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Unformatted text preview: 27. (a) We use the photoelectric eﬀect equation (Eq. 395) in the form hc/λ = Φ + Km . The work function depends only on the material and the condition of the surface, and not on the wavelength of the incident light. Let λ1 be the ﬁrst wavelength described and λ2 be the second. Let Km1 = 0.710 eV be the maximum kinetic energy of electrons ejected by light with the ﬁrst wavelength, and Km2 = 1.43 eV be the maximum kinetic energy of electrons ejected by light with the second wavelength. Then, hc hc = Φ + Km1 and = Φ + Km2 . λ1 λ2 The ﬁrst equation yields Φ = (hc/λ1 ) − Km1 . When this is used to substitute for Φ in the second equation, the result is (hc/λ2 ) = (hc/λ1 ) − Km1 + Km2 . The solution for λ2 is λ2 = = = hcλ1 hc + λ1 (Km2 − Km1 ) (1240 eV · nm)(491 nm) 1240 eV · nm + (491 nm)(1.43 eV − 0.710 eV) 382 nm . Here hc = 1240 eV · nm, calculated in Exercise 3, is used. (b) The ﬁrst equation displayed above yields Φ= hc 1240 eV · nm − Km1 = − 0.710 eV = 1.82 eV . λ1 491 nm ...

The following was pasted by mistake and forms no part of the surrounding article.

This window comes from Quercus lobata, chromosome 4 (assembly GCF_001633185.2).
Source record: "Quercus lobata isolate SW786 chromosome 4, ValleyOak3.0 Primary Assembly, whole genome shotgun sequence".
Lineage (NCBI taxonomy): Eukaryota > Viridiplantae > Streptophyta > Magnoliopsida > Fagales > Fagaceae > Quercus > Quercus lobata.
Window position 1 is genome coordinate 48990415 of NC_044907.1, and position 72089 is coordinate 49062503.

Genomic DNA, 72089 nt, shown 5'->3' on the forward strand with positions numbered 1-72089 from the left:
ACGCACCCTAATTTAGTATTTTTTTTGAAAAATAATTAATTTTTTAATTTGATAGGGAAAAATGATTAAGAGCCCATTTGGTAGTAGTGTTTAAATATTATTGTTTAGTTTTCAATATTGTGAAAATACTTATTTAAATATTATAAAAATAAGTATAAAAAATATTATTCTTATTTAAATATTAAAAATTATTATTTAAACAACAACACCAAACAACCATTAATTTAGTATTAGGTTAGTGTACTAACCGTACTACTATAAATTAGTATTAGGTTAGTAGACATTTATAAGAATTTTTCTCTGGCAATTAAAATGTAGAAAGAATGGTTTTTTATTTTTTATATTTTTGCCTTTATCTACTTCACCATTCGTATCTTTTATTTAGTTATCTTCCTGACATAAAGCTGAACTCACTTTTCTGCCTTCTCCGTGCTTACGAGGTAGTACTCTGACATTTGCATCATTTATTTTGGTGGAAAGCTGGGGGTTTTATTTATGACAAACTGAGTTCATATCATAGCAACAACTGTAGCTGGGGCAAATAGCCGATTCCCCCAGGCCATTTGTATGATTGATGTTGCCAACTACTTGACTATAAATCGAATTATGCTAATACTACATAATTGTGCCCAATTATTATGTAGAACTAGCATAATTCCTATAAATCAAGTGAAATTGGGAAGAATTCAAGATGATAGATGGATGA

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This note was uploaded on 11/12/2011 for the course PHYS 2001 taught by Professor Sprunger during the Fall '08 term at LSU.
 Fall '08
 SPRUNGER
 Physics, Work, Light

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